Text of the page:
The importance of accounting theory to a business' decisions vary according to the nature of its industry. For some businesses, especially in the financial sector, the effort to develop better accounting practices and adapt to new challenges of modern business are very important. All businesses are ultimately affected in some way by the impact of theoretical discussions in accounting if they use generally accepted accounting principles to keep track of their finances.
Accounting theory is the basic assumptions, definitions and concepts that underlie the practice of recording and reporting financial information. Accounting theorists develop the concepts of accounting and test principles with the ultimate goal of understanding and improving accounting practices. This improvement is intended to make it possible for business managers and their investors to better plan for growth and adapt to changing markets. All of the generally accepted accounting principles used in business were at one time theoretical.
Normative accounting is a branch of accounting theory that is concerned with the differences between different accounting systems and the ways in which one system might be better than another. Normative accounting theorists tend to advocate not only for a standardized system of accounting, but also for a particular system that is thought to be superior to others. Those who study normative accounting seek to understand the objectives of accounting in practice and compare its ability to meet those objectives with other systems. Normative accounting theory is generally more prescriptive than other ways of approaching accounting theory.
Normative accounting theory is subject to considerable critique from accounting and business professionals. According to the VentureLine online accounting dictionary, "theorists tend to rely heavily upon anecdotal evidence (e.g., examples of fraud) that generally fails to meet tests of academic rigor," thus suggesting challenges in developing a set of accounting concepts that could be considered objectively superior to another. Fearing its conclusions were nonscientific, accounting theorists tended to shift away from normative accounting after the "normative period," from 1956 to 1970.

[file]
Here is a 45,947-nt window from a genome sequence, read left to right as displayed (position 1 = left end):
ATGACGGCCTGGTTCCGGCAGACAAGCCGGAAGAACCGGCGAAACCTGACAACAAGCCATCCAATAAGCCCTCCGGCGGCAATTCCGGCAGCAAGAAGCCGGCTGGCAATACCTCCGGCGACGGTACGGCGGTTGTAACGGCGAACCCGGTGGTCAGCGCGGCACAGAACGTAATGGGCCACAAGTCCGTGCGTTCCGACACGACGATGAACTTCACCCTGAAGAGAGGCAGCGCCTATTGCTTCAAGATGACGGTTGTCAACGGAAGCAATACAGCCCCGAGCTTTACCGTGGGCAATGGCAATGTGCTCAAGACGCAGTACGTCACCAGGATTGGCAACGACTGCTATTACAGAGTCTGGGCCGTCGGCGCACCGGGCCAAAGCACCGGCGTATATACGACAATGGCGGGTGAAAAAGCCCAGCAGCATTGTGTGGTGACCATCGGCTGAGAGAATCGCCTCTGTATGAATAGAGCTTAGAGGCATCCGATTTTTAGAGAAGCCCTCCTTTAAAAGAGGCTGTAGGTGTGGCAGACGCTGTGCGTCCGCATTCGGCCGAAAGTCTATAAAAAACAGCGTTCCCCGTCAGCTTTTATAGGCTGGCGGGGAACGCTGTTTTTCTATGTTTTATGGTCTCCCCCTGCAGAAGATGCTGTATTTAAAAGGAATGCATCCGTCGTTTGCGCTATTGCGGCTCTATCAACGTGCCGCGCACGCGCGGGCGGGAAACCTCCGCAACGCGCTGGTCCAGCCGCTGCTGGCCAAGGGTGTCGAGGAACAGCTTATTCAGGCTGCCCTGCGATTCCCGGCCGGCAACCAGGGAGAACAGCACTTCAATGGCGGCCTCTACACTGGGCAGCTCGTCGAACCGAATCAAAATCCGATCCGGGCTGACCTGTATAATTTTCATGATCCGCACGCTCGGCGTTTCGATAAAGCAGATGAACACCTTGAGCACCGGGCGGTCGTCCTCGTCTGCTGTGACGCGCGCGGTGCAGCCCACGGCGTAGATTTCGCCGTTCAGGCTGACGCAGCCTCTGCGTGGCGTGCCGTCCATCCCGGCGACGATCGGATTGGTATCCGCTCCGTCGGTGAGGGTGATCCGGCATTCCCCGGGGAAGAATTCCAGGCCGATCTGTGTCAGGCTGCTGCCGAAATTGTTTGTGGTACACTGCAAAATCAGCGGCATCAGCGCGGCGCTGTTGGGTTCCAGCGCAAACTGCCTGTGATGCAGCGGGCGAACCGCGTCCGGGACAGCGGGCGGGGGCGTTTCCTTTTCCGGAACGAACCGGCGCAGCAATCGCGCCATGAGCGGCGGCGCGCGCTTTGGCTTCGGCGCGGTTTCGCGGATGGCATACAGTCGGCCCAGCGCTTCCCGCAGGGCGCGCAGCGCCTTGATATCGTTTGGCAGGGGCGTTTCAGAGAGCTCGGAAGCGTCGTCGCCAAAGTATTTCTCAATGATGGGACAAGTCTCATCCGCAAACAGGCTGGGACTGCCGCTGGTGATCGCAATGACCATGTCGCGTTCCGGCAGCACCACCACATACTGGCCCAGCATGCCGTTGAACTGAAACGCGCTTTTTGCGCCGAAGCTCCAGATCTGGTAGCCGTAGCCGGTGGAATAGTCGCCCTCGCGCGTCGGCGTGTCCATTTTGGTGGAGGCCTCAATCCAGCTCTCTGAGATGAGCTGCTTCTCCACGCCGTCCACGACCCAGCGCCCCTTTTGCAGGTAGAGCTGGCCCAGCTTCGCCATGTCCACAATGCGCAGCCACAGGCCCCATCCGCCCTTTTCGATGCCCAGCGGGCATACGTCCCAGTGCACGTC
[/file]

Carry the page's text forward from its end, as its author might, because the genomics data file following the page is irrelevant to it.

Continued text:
Normative accounting exists in contrast to other forms of accounting theory. In positive accounting theory, for example, theorists tend to develop accounting principles and concepts according "to a more scientific methodology of explaining and predicting the practice," rather than working to develop a more ideal system of accounting, according to Meditari Accountancy Research. In the view of some researchers, accounting has no unified theory that describes an objective system, outside of how it is used by an individual firm, investor or government.
Matt Petryni has been writing since 2007. He was the environmental issues columnist at the "Oregon Daily Emerald" and has experience in environmental and land-use planning. Petryni holds a Bachelor of Science of planning, public policy and management from the University of Oregon.